Note: This blog post was originally written in Japanese for our Japanese website. We used our machine translation platform Translation Designer to translate it and post-edit the content in English. The original Japanese post can be found here.
In this post, we would like to talk about glossaries, taking examples from Japanese to English translation projects.
To maintain the quality of your translations, you need a variety of tools such as style guides, translation memories, and work instructions. This post will focus on glossaries among those tools. Let's see how they are important, especially from the viewpoint of Japanese to English translations.
First comes consistency
Before getting into the importance of glossaries, let's first talk about consistency.
If accuracy is the most important aspect in translation, it is no exaggeration to say that consistency is the second most important thing. Consistency in general includes phrases, dialects, and tenses, but what we want to focus here is a more fundamental and simple consistency of terms.
Of course, if you make use of the richness of unique expressions in English, the more beautifully you can write and develop a piece that is intriguing. Unfortunately, beautifully written English is not always the easiest to read. There are advantages and disadvantages to the richness of English expressions, and they can sometimes be a double-edged sword. Maintaining the consistency of terms might limit the richness of your expressions to a certain extent, but the overall readability of the translated document will probably double.
So, what is a glossary? Simply put, it's a list of terms in a bilingual format that is created by the person who is requesting the translation work. By providing a glossary at the time of your request, translators can use it as reference materials and deliver more sophisticated translations.
Glossaries are good for keeping consistency in technical terms, slogans, and idioms. Moreover, they are useful when working with even general terms. For example, Japanese terms like 授業 (class) or 検討 (consider) that have many ways to translate into English.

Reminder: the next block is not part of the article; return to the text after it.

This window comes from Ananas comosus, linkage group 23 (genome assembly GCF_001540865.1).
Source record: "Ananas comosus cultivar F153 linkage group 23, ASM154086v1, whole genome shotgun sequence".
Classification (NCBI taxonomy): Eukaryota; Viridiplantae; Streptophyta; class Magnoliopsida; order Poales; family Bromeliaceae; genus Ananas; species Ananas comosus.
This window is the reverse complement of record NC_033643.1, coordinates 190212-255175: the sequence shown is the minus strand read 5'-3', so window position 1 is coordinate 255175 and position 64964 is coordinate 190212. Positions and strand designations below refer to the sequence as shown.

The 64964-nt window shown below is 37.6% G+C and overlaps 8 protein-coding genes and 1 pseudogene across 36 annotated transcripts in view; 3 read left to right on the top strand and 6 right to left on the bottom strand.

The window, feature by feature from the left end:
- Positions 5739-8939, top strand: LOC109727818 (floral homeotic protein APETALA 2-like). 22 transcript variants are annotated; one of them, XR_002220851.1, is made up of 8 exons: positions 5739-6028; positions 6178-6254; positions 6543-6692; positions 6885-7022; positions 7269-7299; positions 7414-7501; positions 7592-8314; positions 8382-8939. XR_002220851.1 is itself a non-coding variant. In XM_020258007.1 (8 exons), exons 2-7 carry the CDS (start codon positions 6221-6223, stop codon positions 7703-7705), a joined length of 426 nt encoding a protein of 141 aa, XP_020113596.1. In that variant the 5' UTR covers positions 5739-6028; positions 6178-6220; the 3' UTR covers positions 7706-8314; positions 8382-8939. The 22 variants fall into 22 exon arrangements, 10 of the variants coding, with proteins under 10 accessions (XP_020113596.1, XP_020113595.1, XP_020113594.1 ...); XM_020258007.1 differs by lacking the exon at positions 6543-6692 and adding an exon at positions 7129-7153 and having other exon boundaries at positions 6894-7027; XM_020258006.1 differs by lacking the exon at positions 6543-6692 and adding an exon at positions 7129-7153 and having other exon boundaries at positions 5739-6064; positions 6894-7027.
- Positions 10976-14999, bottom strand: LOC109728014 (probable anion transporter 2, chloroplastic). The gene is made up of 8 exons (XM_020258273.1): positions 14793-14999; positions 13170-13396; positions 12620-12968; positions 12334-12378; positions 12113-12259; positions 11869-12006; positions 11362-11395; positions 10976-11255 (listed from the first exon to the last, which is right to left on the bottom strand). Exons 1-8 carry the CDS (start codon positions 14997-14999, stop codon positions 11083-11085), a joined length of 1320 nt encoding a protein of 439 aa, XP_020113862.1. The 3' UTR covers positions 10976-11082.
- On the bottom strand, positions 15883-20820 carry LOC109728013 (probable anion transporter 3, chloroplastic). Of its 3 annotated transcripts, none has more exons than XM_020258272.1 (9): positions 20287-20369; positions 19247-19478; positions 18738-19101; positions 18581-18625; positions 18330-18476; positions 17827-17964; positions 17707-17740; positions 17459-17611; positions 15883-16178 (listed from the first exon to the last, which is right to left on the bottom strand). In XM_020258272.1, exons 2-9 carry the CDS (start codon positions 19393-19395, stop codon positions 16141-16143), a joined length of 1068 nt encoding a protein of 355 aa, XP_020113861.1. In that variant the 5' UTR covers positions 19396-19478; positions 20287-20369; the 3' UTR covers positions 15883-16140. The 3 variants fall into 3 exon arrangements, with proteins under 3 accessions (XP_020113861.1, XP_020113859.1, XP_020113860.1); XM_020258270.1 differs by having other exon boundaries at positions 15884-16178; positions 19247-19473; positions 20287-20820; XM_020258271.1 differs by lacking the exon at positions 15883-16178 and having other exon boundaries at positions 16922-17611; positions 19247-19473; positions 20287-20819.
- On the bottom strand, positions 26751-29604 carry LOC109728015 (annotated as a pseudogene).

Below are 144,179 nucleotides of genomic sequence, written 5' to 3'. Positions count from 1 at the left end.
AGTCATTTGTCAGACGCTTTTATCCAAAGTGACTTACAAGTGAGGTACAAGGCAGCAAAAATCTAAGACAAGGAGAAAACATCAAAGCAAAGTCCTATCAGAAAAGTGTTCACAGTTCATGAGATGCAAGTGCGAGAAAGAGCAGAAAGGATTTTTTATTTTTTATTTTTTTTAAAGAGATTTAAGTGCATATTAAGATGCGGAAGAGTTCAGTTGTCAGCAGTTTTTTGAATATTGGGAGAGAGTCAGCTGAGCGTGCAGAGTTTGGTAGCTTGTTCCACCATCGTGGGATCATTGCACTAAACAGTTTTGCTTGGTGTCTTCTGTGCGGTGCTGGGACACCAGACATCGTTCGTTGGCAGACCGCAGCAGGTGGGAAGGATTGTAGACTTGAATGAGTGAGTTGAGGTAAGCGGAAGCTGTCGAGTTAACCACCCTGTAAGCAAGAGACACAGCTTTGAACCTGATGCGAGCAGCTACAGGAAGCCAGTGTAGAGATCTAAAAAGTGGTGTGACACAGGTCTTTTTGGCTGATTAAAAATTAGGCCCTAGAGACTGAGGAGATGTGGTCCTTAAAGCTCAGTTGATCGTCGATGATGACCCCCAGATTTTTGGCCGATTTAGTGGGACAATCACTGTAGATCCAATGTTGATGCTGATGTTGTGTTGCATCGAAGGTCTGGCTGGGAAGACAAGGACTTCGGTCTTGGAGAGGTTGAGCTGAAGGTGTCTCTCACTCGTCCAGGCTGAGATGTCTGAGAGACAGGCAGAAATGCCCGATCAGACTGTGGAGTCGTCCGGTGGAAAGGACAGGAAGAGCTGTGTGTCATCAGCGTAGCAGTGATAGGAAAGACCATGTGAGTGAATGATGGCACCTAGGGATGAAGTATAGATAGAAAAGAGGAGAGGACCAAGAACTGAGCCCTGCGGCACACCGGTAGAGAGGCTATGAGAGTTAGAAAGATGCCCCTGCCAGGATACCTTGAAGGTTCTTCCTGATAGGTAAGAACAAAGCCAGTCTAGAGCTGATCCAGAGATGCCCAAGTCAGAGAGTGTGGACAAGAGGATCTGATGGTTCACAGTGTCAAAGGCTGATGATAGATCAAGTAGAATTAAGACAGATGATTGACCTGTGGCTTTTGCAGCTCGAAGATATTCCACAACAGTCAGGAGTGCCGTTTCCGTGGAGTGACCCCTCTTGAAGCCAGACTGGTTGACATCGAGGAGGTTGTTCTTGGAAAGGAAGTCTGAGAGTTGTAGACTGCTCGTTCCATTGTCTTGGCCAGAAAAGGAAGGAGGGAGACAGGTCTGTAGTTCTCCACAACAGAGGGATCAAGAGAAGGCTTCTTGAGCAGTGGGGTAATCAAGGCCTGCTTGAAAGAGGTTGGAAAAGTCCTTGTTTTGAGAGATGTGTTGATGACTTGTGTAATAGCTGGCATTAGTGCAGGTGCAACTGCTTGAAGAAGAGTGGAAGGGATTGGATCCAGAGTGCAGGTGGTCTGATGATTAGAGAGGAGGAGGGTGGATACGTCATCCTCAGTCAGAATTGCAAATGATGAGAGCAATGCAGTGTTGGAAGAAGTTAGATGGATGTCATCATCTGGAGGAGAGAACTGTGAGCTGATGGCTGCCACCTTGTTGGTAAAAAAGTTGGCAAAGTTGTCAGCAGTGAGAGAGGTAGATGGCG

Consistency issues when there is no glossary
Without a glossary, translations will most likely have issues with maintaining consistent terminology. Simple translations such as translating リンゴ as "apple" and 本 as "book" are ok. We can tell that these are appropriate because there are no other choices.
But here comes the problem. What if there are multiple ways to translate a word? 授業 can be translated as "class," "lesson," "course," "teaching," "instruction," "session," or maybe even "lecture" in a rare case. In some situations, you can determine which English translation is the best by looking at the context, reference materials, or past translations. But there are times when you cannot rely on anything and you're on your own.
As a more advanced example, let's take a look at the word 検討. You'll be surprised at how this word 検討 is so flexible in usage. You will see it in newspaper and magazine articles, theses and research papers, government policies, contract documents, general letters, and even amusement park brochures.
Just like 授業, there are several English translations that you can choose from, but common ones are "consider," "examine," and "investigate." It's commonly used in Japanese documents like "選択肢を検討します," which means "we'll consider the options."
For these flexible words, the best way to choose the appropriate English translation is to look at similar translated documents from the past as a reference. However, you should know that most of the time, there are multiple translators that have worked on the past translations.